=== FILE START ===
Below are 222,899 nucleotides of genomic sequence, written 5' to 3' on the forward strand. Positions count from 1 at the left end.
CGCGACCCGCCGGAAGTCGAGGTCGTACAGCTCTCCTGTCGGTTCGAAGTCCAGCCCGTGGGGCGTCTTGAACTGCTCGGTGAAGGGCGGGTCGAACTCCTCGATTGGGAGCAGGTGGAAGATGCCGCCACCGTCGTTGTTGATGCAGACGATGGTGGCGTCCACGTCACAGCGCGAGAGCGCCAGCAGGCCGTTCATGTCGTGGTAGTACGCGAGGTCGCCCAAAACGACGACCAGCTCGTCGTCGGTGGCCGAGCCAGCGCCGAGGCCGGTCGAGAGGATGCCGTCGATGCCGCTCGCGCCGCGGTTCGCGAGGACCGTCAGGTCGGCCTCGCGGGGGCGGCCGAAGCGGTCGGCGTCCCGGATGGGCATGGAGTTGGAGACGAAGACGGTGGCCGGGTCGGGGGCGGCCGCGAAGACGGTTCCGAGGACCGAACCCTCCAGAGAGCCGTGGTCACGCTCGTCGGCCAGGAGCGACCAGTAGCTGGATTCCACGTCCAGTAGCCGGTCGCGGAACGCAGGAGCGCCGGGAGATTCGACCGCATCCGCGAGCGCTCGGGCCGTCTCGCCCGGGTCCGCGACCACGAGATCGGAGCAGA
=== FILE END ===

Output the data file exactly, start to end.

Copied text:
Below are 222,899 nucleotides of genomic sequence, written 5' to 3' on the forward strand. Positions count from 1 at the left end.
CGCGACCCGCCGGAAGTCGAGGTCGTACAGCTCTCCTGTCGGTTCGAAGTCCAGCCCGTGGGGCGTCTTGAACTGCTCGGTGAAGGGCGGGTCGAACTCCTCGATTGGGAGCAGGTGGAAGATGCCGCCACCGTCGTTGTTGATGCAGACGATGGTGGCGTCCACGTCACAGCGCGAGAGCGCCAGCAGGCCGTTCATGTCGTGGTAGTACGCGAGGTCGCCCAAAACGACGACCAGCTCGTCGTCGGTGGCCGAGCCAGCGCCGAGGCCGGTCGAGAGGATGCCGTCGATGCCGCTCGCGCCGCGGTTCGCGAGGACCGTCAGGTCGGCCTCGCGGGGGCGGCCGAAGCGGTCGGCGTCCCGGATGGGCATGGAGTTGGAGACGAAGACGGTGGCCGGGTCGGGGGCGGCCGCGAAGACGGTTCCGAGGACCGAACCCTCCAGAGAGCCGTGGTCACGCTCGTCGGCCAGGAGCGACCAGTAGCTGGATTCCACGTCCAGTAGCCGGTCGCGGAACGCAGGAGCGCCGGGAGATTCGACCGCATCCGCGAGCGCTCGGGCCGTCTCGCCCGGGTCCGCGACCACGAGATCGGAGCAGA